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By: Tony Loxley, Dennis Newlyn .
Forewords by Bryan Cunneen, Bob Levy, Jim Airey, and Steve Raymond (OAM)
Over 1600 images covering the years from the '20s to 1996.
The Sydney Showground Speedway had a mystique about it that no other race track in Australia was able to reciprocate. From its early beginnings in the '20s to its final race meeting on 27 April, 1996, this hallowed and daunting race venue captured the imagination of competitors and race fans around the world — simply put, there was nothing like it — anywhere.
Today however, the majestic and monolithic Clock Tower still oversees this historic venue, now home to Rupert Murdoch's Fox Studios, yet despite the fact that much of the original venue is now hidden behind industrial and office facades, and the once lethal, narrow racing oval now removed to make way for a footpath, the aura of this amazing venue still echoes with the roar of racing engines, and the smells of burnt methanol, cooking hamburgers, chips in the fryer. Pluto pups, and of course, the murmurs and cheers of the massive crowds who freauented the track throughout each summer racing season for six, wonderful decades.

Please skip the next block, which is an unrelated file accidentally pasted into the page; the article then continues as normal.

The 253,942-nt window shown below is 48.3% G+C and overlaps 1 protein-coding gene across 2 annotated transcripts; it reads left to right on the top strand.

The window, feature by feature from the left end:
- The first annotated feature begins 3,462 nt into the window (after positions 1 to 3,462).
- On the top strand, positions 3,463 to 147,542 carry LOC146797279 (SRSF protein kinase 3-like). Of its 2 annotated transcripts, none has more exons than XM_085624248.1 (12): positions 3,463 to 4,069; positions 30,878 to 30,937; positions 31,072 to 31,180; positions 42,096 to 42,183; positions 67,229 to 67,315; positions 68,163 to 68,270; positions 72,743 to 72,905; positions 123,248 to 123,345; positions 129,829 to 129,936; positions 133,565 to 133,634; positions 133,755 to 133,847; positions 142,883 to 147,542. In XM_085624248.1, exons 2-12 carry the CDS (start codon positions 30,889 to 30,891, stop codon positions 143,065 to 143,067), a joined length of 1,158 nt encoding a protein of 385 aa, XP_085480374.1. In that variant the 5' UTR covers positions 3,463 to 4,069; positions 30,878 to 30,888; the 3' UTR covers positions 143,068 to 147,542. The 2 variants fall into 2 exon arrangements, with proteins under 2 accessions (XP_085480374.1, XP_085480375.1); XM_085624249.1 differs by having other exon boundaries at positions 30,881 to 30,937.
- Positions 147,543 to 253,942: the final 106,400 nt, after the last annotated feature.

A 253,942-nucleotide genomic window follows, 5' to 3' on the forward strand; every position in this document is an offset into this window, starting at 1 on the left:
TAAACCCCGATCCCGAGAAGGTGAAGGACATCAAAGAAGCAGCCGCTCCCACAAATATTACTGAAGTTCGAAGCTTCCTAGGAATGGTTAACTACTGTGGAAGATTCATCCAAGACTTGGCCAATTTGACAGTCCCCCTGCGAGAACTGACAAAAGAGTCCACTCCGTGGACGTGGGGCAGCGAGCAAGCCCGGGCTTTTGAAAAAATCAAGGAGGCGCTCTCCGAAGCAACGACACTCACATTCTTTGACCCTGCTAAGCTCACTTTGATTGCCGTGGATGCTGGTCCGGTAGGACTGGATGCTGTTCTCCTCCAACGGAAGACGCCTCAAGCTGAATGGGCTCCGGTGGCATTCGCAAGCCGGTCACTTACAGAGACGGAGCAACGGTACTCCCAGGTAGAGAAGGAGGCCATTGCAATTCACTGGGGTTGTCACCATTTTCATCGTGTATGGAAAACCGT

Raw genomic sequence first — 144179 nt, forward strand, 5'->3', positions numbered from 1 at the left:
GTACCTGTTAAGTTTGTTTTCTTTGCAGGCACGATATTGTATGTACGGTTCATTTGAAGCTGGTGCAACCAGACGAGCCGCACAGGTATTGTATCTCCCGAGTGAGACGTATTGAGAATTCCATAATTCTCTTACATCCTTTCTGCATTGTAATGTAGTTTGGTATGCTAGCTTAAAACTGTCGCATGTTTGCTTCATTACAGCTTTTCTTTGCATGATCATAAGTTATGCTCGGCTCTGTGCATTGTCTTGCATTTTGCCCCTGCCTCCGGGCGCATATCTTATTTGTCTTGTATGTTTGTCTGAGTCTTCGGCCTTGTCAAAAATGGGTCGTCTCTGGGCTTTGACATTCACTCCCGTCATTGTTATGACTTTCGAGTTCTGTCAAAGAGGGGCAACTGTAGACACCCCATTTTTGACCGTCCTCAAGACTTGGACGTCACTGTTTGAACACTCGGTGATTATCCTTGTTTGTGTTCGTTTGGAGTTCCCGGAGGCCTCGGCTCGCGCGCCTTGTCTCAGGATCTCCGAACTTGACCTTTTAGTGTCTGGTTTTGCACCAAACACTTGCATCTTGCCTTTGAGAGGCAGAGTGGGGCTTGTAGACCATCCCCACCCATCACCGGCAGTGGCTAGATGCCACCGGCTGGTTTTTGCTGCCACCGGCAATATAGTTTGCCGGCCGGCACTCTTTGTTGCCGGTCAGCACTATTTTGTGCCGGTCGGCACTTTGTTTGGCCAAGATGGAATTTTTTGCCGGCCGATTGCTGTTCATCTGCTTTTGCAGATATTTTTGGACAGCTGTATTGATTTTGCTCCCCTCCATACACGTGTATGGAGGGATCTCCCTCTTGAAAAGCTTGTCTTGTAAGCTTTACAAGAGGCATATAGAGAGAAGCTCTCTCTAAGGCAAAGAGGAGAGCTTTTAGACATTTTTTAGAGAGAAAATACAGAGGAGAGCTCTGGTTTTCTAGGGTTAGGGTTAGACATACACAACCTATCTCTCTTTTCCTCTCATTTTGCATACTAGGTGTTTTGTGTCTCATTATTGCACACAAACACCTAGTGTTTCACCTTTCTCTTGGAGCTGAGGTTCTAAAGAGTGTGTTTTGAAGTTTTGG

Gone too is the annual two week extravaganza of the Royal Easter Show, but if the imagination is allowed to run free, the specter of the Bull Pens turn, the race track's most lethal corner, is still present; so too, perhaps, the ghosts of the 28 riders and drivers who were lost racing at this imposing speedway.
About the Authors
Historian Dennis Newlyn, who covered the halcyon days of the '60s and '70s as a journalist for the periodicals and newspapers of the day, and who was a leading magazine publisher at the time, and publisher Tony Loxley, who attended on many occasions as a spectator and later photographer, have put together a treasure trove of images and memories of this much lamented venue that allows the reader to drift back into the past, and relive those glory days of racing at the Sydney Showground Royale that continues to mean so much to so many.